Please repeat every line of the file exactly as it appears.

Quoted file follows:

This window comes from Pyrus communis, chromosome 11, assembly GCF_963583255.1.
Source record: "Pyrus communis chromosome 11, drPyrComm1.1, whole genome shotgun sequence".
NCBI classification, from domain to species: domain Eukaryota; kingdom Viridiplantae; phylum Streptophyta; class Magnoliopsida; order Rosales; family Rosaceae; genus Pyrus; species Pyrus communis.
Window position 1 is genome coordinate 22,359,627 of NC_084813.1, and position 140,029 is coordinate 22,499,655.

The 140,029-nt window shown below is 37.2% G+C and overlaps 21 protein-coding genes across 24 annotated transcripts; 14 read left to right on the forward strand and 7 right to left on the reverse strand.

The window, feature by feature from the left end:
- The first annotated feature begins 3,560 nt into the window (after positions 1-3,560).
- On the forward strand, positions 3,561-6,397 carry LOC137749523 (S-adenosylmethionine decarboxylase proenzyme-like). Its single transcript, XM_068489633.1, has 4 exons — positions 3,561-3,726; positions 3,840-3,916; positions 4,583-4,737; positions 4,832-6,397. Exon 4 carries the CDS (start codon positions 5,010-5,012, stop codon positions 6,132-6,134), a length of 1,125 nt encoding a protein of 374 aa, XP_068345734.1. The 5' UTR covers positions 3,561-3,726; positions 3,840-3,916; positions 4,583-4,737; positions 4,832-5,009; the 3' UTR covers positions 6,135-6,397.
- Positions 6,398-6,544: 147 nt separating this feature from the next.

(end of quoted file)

This window comes from Pyrus communis, chromosome 11, assembly GCF_963583255.1.
Source record: "Pyrus communis chromosome 11, drPyrComm1.1, whole genome shotgun sequence".
NCBI classification, from domain to species: domain Eukaryota; kingdom Viridiplantae; phylum Streptophyta; class Magnoliopsida; order Rosales; family Rosaceae; genus Pyrus; species Pyrus communis.
Window position 1 is genome coordinate 22,359,627 of NC_084813.1, and position 140,029 is coordinate 22,499,655.

The 140,029-nt window shown below is 37.2% G+C and overlaps 21 protein-coding genes across 24 annotated transcripts; 14 read left to right on the forward strand and 7 right to left on the reverse strand.

The window, feature by feature from the left end:
- The first annotated feature begins 3,560 nt into the window (after positions 1-3,560).
- On the forward strand, positions 3,561-6,397 carry LOC137749523 (S-adenosylmethionine decarboxylase proenzyme-like). Its single transcript, XM_068489633.1, has 4 exons — positions 3,561-3,726; positions 3,840-3,916; positions 4,583-4,737; positions 4,832-6,397. Exon 4 carries the CDS (start codon positions 5,010-5,012, stop codon positions 6,132-6,134), a length of 1,125 nt encoding a protein of 374 aa, XP_068345734.1. The 5' UTR covers positions 3,561-3,726; positions 3,840-3,916; positions 4,583-4,737; positions 4,832-5,009; the 3' UTR covers positions 6,135-6,397.
- Positions 6,398-6,544: 147 nt separating this feature from the next.